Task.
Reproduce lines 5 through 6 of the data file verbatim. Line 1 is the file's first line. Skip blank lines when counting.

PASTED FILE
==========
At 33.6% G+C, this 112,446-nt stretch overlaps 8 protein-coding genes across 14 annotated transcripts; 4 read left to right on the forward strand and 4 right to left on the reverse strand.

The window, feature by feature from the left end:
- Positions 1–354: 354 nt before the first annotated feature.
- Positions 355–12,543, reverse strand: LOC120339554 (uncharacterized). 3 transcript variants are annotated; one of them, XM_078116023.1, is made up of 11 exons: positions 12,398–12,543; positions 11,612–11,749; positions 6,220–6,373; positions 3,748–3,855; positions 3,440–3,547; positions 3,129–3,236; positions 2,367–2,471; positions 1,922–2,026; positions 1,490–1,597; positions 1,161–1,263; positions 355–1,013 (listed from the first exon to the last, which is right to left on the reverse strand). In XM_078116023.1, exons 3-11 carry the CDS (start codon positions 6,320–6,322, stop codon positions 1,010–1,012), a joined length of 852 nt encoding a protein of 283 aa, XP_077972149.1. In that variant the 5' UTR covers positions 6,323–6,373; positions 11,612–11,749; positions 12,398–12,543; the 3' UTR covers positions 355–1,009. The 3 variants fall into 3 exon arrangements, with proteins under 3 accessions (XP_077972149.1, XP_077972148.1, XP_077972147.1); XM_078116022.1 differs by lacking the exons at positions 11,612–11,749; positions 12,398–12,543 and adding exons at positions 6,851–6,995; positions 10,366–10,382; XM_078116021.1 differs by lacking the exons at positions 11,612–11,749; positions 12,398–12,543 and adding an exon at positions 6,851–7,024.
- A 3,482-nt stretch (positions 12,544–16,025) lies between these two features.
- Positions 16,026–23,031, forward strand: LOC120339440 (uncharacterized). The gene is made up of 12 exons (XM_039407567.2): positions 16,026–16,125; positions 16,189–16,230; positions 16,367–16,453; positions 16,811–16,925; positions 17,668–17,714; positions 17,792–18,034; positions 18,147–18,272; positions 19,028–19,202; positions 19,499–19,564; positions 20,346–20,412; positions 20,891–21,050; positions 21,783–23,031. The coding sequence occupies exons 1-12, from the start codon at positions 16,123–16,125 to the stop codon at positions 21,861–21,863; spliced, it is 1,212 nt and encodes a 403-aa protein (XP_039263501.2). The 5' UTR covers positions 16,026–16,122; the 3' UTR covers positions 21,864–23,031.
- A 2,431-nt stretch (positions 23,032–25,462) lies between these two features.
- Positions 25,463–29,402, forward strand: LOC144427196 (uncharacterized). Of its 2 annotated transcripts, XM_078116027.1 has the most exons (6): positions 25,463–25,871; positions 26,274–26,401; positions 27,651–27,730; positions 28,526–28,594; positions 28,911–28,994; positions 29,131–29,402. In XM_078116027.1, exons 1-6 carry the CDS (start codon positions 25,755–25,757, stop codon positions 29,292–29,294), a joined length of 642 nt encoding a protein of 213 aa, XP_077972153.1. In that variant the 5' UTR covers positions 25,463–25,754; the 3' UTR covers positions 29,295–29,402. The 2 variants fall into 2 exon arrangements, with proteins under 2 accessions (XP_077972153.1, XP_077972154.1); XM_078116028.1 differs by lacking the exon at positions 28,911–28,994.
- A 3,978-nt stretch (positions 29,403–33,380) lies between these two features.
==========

- A 3,482-nt stretch (positions 12,544–16,025) lies between these two features.
- Positions 16,026–23,031, forward strand: LOC120339440 (uncharacterized). The gene is made up of 12 exons (XM_039407567.2): positions 16,026–16,125; positions 16,189–16,230; positions 16,367–16,453; positions 16,811–16,925; positions 17,668–17,714; positions 17,792–18,034; positions 18,147–18,272; positions 19,028–19,202; positions 19,499–19,564; positions 20,346–20,412; positions 20,891–21,050; positions 21,783–23,031. The coding sequence occupies exons 1-12, from the start codon at positions 16,123–16,125 to the stop codon at positions 21,861–21,863; spliced, it is 1,212 nt and encodes a 403-aa protein (XP_039263501.2). The 5' UTR covers positions 16,026–16,122; the 3' UTR covers positions 21,864–23,031.